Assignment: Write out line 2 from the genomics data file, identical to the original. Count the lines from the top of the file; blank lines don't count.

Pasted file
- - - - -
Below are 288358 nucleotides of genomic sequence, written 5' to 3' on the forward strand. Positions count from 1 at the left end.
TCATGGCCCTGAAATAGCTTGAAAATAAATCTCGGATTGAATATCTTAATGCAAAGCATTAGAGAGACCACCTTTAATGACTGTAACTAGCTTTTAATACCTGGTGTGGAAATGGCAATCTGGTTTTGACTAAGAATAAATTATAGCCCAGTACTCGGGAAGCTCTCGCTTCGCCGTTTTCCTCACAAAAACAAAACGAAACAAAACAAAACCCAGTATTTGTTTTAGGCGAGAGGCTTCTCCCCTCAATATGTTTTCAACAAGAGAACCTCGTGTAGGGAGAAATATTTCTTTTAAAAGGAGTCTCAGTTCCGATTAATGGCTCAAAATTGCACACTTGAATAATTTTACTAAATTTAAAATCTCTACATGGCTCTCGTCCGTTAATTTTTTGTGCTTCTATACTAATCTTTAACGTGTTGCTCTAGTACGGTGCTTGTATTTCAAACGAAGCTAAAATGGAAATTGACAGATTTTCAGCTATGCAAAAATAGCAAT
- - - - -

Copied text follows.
TCATGGCCCTGAAATAGCTTGAAAATAAATCTCGGATTGAATATCTTAATGCAAAGCATTAGAGAGACCACCTTTAATGACTGTAACTAGCTTTTAATACCTGGTGTGGAAATGGCAATCTGGTTTTGACTAAGAATAAATTATAGCCCAGTACTCGGGAAGCTCTCGCTTCGCCGTTTTCCTCACAAAAACAAAACGAAACAAAACAAAACCCAGTATTTGTTTTAGGCGAGAGGCTTCTCCCCTCAATATGTTTTCAACAAGAGAACCTCGTGTAGGGAGAAATATTTCTTTTAAAAGGAGTCTCAGTTCCGATTAATGGCTCAAAATTGCACACTTGAATAATTTTACTAAATTTAAAATCTCTACATGGCTCTCGTCCGTTAATTTTTTGTGCTTCTATACTAATCTTTAACGTGTTGCTCTAGTACGGTGCTTGTATTTCAAACGAAGCTAAAATGGAAATTGACAGATTTTCAGCTATGCAAAAATAGCAAT